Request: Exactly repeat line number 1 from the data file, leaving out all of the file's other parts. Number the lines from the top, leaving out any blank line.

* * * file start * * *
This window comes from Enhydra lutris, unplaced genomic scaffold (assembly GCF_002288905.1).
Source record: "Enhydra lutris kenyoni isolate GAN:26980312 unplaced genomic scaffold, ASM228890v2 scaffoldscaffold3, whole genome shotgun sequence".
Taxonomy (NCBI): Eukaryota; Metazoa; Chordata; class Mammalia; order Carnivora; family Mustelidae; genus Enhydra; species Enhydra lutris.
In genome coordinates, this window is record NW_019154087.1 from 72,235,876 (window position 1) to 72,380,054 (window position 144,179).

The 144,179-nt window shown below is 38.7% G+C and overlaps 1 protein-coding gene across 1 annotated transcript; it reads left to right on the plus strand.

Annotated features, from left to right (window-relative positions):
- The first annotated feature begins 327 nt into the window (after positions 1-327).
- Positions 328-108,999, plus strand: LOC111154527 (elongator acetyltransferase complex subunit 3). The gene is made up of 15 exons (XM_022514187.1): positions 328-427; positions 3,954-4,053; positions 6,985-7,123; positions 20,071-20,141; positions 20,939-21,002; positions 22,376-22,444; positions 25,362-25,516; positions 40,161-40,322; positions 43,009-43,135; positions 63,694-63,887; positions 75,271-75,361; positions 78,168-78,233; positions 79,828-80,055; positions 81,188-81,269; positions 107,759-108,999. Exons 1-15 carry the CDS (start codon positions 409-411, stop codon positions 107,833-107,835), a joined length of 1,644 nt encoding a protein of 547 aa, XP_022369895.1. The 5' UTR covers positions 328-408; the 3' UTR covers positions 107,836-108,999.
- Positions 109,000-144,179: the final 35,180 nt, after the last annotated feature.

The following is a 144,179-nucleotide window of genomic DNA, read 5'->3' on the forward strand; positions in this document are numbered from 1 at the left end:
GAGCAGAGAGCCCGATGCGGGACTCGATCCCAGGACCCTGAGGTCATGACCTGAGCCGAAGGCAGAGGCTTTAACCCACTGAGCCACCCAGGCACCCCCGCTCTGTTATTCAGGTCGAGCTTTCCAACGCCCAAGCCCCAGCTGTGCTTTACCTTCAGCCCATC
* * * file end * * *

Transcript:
This window comes from Enhydra lutris, unplaced genomic scaffold (assembly GCF_002288905.1).